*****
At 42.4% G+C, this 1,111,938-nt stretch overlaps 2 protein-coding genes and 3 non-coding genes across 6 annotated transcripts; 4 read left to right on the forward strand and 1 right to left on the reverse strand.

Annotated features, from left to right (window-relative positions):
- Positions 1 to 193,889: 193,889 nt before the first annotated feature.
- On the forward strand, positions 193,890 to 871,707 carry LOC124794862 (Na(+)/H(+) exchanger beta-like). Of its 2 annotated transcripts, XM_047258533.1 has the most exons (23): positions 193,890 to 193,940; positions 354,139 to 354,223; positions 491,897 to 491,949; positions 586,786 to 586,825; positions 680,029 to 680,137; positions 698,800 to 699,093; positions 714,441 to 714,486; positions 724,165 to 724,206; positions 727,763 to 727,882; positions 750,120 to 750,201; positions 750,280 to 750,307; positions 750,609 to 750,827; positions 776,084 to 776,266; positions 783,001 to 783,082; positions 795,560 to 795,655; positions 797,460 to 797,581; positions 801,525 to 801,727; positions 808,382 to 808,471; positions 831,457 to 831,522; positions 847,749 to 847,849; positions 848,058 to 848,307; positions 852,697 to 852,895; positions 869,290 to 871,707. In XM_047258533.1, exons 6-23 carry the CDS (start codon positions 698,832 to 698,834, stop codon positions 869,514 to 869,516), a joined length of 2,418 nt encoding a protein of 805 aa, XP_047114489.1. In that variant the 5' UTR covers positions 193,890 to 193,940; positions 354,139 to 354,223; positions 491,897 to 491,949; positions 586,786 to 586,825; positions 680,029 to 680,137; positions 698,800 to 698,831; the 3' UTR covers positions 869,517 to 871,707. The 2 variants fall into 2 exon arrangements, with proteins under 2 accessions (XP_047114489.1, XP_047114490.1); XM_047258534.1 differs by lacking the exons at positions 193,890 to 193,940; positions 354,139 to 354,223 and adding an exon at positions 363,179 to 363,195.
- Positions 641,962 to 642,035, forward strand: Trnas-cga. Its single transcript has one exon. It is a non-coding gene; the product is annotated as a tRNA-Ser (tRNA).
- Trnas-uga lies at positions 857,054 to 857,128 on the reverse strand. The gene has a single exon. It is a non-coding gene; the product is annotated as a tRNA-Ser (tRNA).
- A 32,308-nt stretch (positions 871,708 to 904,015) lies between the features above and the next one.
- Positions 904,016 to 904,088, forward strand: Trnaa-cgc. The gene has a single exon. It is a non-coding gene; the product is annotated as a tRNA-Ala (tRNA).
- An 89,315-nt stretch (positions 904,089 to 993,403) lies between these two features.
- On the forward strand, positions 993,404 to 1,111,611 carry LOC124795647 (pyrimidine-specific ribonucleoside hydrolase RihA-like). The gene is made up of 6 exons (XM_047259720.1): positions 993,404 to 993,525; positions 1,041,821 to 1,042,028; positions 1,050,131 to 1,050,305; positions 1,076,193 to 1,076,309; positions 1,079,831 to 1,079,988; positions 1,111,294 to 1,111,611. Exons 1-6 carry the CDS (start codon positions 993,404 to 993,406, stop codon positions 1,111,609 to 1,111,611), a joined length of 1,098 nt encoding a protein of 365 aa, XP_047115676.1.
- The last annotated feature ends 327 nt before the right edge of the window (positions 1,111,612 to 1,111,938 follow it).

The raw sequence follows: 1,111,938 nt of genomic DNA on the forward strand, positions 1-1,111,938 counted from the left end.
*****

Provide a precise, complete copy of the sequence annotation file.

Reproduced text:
At 42.4% G+C, this 1,111,938-nt stretch overlaps 2 protein-coding genes and 3 non-coding genes across 6 annotated transcripts; 4 read left to right on the forward strand and 1 right to left on the reverse strand.

Annotated features, from left to right (window-relative positions):
- Positions 1 to 193,889: 193,889 nt before the first annotated feature.
- On the forward strand, positions 193,890 to 871,707 carry LOC124794862 (Na(+)/H(+) exchanger beta-like). Of its 2 annotated transcripts, XM_047258533.1 has the most exons (23): positions 193,890 to 193,940; positions 354,139 to 354,223; positions 491,897 to 491,949; positions 586,786 to 586,825; positions 680,029 to 680,137; positions 698,800 to 699,093; positions 714,441 to 714,486; positions 724,165 to 724,206; positions 727,763 to 727,882; positions 750,120 to 750,201; positions 750,280 to 750,307; positions 750,609 to 750,827; positions 776,084 to 776,266; positions 783,001 to 783,082; positions 795,560 to 795,655; positions 797,460 to 797,581; positions 801,525 to 801,727; positions 808,382 to 808,471; positions 831,457 to 831,522; positions 847,749 to 847,849; positions 848,058 to 848,307; positions 852,697 to 852,895; positions 869,290 to 871,707. In XM_047258533.1, exons 6-23 carry the CDS (start codon positions 698,832 to 698,834, stop codon positions 869,514 to 869,516), a joined length of 2,418 nt encoding a protein of 805 aa, XP_047114489.1. In that variant the 5' UTR covers positions 193,890 to 193,940; positions 354,139 to 354,223; positions 491,897 to 491,949; positions 586,786 to 586,825; positions 680,029 to 680,137; positions 698,800 to 698,831; the 3' UTR covers positions 869,517 to 871,707. The 2 variants fall into 2 exon arrangements, with proteins under 2 accessions (XP_047114489.1, XP_047114490.1); XM_047258534.1 differs by lacking the exons at positions 193,890 to 193,940; positions 354,139 to 354,223 and adding an exon at positions 363,179 to 363,195.
- Positions 641,962 to 642,035, forward strand: Trnas-cga. Its single transcript has one exon. It is a non-coding gene; the product is annotated as a tRNA-Ser (tRNA).
- Trnas-uga lies at positions 857,054 to 857,128 on the reverse strand. The gene has a single exon. It is a non-coding gene; the product is annotated as a tRNA-Ser (tRNA).
- A 32,308-nt stretch (positions 871,708 to 904,015) lies between the features above and the next one.
- Positions 904,016 to 904,088, forward strand: Trnaa-cgc. The gene has a single exon. It is a non-coding gene; the product is annotated as a tRNA-Ala (tRNA).
- An 89,315-nt stretch (positions 904,089 to 993,403) lies between these two features.
- On the forward strand, positions 993,404 to 1,111,611 carry LOC124795647 (pyrimidine-specific ribonucleoside hydrolase RihA-like). The gene is made up of 6 exons (XM_047259720.1): positions 993,404 to 993,525; positions 1,041,821 to 1,042,028; positions 1,050,131 to 1,050,305; positions 1,076,193 to 1,076,309; positions 1,079,831 to 1,079,988; positions 1,111,294 to 1,111,611. Exons 1-6 carry the CDS (start codon positions 993,404 to 993,406, stop codon positions 1,111,609 to 1,111,611), a joined length of 1,098 nt encoding a protein of 365 aa, XP_047115676.1.
- The last annotated feature ends 327 nt before the right edge of the window (positions 1,111,612 to 1,111,938 follow it).

The raw sequence follows: 1,111,938 nt of genomic DNA on the forward strand, positions 1-1,111,938 counted from the left end.